Tuesday, July 13, 2004
"Thank God for Party Poker. Iggy of course, has been harping on this forever, and we all knew he was right. Just sometimes, you don't realize just how right he is."
Stick and Move Poker Blog
Damn straight, my man, and thanks. If there's only ONE thing I know, it's where the easiest money is located. By far and away, Party Poker. Go dump $50 damn dollars in there and try some 50 cent - dollar games or $5 sit and goes (one table tournaments for my new readers). You'll be shocked, amazed and thanking me later. That's Bonus Code IGGY, k?
Did you know about the populist movement to bring poker to the Olympics this year? Go enjoy this wonderful site:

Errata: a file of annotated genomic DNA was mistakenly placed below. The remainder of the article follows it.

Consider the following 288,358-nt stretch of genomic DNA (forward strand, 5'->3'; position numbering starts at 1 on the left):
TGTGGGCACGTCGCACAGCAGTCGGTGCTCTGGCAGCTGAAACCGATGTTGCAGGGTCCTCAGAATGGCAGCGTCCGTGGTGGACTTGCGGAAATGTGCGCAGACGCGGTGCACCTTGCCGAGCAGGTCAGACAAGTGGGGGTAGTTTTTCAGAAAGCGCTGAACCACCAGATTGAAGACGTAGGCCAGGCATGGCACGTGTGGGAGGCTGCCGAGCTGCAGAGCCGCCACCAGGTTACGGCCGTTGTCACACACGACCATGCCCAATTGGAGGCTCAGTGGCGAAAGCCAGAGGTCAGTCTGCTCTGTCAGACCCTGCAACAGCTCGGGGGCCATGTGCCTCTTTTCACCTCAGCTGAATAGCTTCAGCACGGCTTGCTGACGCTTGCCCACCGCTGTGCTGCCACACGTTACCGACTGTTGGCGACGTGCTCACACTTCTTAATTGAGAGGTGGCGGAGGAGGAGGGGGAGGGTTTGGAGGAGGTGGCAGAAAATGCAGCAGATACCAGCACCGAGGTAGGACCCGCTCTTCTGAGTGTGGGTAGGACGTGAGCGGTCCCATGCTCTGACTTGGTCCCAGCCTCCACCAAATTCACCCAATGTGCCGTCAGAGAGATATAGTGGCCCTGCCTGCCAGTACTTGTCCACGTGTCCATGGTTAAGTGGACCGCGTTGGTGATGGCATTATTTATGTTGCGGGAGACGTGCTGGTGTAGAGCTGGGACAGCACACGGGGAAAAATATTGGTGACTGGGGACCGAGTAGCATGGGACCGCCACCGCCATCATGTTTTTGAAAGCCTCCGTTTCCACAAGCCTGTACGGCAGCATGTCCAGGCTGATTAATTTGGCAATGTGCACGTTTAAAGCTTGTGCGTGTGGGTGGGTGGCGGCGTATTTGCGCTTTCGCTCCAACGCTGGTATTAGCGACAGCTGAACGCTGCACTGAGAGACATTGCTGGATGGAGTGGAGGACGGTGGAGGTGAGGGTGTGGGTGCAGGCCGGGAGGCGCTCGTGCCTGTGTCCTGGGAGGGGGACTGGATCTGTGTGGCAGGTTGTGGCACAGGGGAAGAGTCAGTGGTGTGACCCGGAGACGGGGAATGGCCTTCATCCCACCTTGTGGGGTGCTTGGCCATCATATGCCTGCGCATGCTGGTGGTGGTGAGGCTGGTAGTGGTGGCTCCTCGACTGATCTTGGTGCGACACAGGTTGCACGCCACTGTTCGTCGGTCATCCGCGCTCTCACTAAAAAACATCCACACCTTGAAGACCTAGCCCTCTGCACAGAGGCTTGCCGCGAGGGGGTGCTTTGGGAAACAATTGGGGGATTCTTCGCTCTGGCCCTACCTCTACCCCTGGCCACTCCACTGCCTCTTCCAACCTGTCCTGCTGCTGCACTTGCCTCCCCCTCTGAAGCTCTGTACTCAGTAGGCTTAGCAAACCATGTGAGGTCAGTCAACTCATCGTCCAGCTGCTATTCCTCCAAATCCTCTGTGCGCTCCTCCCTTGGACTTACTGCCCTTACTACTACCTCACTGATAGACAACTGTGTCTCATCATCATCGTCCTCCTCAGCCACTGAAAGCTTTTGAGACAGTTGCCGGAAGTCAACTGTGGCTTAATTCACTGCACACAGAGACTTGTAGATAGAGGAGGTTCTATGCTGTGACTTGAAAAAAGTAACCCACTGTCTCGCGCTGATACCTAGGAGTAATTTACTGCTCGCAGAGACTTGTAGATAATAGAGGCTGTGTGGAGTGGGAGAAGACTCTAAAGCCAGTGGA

Poker In Athens
Thanks for all the great comments in my comeback post below. That alone makes it worthwhile to come on here and pound out 7,000 word posts. That, and the fact I'm deeply deranged. But I'm committed to blogging more posts, more often. That may mean less uber-posts over the long-term, but you'll get more fresh content to amuse you instead of working. And that's always a good thing.
But for now, you get an uber post. Lucky bastards. I'm always sad to start a new post after a lengthy prior one. It's almost like throwing it in the trash can, never to be seen again. Am I the only one who feels this way? Wait, don't answer that.
So where to begin? Well, first and foremost, the patron saint of the poker bloggers, Wil Wheaton, has a new poker post up. It's a Part One, so get outta here and go read it now. I'll still be here when you come back.